You'll note a "memo" line in the lower left-hand corner of the check. You don't have to fill it out, but it can be helpful if you want to distinguish the intended use of the check. For instance, you can write "utility bill" if you write a check to your utility company.

When you pay a bill with a check, the company may ask you to write your account numbers on the check memo area. Writing your account numbers will help them know who is paying them and balance your account quickly, as they are unlikely to remember your name alone.

Step 5: Sign the check

The last step is signing the check on the line at the bottom right-hand corner of the surface. Practice writing your signature a few times if you have not done this already.

Be sure to use the same signature you used when you opened the checking account. This tells the bank that you agree to pay the written amount as soon as someone cashes the check.

What about the endorsement line?

On the back of the check, you'll notice one or more lines on one side for "endorsement." You don't have to fill anything into these lines.

Instead, the endorsement lines are for the person or entity who deposits or cashes the check. They are supposed to sign the endorsement line to show that they have accepted the check and have taken responsibility for the funds.

If you write anything on the check, it may not be cashable by your intended recipient and could ruin the entire process.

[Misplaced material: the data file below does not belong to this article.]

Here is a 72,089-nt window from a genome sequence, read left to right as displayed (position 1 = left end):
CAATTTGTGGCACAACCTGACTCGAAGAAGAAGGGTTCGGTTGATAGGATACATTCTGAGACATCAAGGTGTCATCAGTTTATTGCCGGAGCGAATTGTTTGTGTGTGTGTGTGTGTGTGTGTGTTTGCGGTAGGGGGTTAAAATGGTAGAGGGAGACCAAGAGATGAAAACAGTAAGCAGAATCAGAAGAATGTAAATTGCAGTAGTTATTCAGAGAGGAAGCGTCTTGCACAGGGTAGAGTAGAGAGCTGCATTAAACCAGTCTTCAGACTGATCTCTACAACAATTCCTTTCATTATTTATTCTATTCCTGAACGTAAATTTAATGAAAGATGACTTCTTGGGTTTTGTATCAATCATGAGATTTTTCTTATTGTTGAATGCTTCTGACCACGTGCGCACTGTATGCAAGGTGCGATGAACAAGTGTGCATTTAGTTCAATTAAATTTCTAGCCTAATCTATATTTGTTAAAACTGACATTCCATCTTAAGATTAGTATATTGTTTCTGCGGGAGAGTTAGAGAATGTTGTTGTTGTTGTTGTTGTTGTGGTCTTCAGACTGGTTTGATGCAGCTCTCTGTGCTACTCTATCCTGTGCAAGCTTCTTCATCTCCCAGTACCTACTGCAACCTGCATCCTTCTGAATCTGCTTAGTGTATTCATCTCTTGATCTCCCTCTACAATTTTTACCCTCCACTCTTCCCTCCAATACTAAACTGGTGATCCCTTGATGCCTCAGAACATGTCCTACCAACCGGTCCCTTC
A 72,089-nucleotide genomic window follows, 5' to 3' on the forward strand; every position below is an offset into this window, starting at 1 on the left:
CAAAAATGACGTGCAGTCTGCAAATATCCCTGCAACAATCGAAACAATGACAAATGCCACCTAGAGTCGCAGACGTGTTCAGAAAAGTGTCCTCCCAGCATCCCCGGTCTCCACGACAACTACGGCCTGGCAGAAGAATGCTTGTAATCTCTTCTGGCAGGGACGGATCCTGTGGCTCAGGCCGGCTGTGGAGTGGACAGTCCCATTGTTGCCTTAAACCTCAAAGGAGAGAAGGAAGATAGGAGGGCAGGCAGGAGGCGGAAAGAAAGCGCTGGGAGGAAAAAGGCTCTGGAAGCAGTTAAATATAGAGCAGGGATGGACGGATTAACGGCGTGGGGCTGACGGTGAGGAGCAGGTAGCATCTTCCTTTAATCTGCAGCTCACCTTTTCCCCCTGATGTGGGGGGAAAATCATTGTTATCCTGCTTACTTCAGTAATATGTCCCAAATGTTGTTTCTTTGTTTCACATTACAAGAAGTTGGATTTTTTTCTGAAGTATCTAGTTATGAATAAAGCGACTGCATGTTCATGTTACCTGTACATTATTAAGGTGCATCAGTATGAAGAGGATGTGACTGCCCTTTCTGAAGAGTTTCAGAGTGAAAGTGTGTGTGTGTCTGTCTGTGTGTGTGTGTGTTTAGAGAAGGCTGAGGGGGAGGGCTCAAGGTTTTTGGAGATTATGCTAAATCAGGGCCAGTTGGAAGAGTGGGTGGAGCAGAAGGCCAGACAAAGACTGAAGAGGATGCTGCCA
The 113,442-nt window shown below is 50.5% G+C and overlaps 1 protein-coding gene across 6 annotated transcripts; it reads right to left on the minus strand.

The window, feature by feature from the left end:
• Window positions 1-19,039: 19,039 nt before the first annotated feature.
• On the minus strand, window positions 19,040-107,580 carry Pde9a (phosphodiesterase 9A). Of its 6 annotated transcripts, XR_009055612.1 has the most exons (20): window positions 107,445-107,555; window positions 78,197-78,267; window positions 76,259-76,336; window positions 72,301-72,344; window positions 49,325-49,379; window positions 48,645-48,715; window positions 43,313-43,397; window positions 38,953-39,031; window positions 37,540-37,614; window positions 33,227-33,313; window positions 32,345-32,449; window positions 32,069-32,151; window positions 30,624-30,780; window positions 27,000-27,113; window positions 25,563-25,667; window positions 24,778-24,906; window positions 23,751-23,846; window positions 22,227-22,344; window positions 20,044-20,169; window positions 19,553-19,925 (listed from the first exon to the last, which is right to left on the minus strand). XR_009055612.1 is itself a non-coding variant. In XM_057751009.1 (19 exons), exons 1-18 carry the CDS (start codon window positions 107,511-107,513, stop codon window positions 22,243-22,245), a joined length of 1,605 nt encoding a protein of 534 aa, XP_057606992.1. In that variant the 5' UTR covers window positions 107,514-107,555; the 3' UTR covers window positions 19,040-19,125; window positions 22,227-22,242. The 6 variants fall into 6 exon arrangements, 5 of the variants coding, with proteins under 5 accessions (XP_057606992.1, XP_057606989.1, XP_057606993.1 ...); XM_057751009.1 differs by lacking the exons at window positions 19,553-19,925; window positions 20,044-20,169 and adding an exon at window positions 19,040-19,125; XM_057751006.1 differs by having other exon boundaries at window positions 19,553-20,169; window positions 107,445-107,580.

When to use a check to pay someone

Checks can generally be used and considered as cash or debit.

For instance, if you need to pay your utility company or another company a bill, using a check is still an excellent way to do so. Checks are more secure than cash, and companies expect checks from many customers.

Alternatively, you can use a check to pay someone a cash gift. Since checks have to be cashed by someone with the matching signature of the recipient, any money you give to someone via check is automatically safer than giving them a bundle of cash.

Related: It's OK Entrepreneurs Still Pay by Check But They Need to Stop Mailing Them

You can also use checks to give people money on a future date. If you put a check in the mail and postmark it for a specific date, the recipient will only receive it when you decide it's appropriate.

Postmarking checks can be an excellent way to ensure that funds don't come out of your account before a certain point, like your next payday.

Post-dated checks can help avoid overdraft fees, so they can be good personal finance tools if your money needs to be accounted for carefully.

Related: 6 Hidden Ways That Paying by Check Is Hurting Your Business


Writing a check is reasonably straightforward and only takes a brief moment.

However, you might use this crucial skill hundreds or thousands of times throughout your life, and now you know how to write a check correctly.

For more information about checks, payments and skills to learn as a business owner, check out Entrepreneur's numerous guides and resources today.

Dan Bova

Entrepreneur Staff

VP of Special Projects

Dan Bova is the VP of Special Projects at He previously worked at Jimmy Kimmel Live, Maxim, and Spy magazine. His latest books for kids include This Day in History, Car and Driver's Trivia ZoneRoad & Track Crew's Big & Fast Cars, The Big Little Book of Awesome Stuff, and Wendell the Werewolf

Read his humor column This Should Be Fun if you want to feel better about yourself.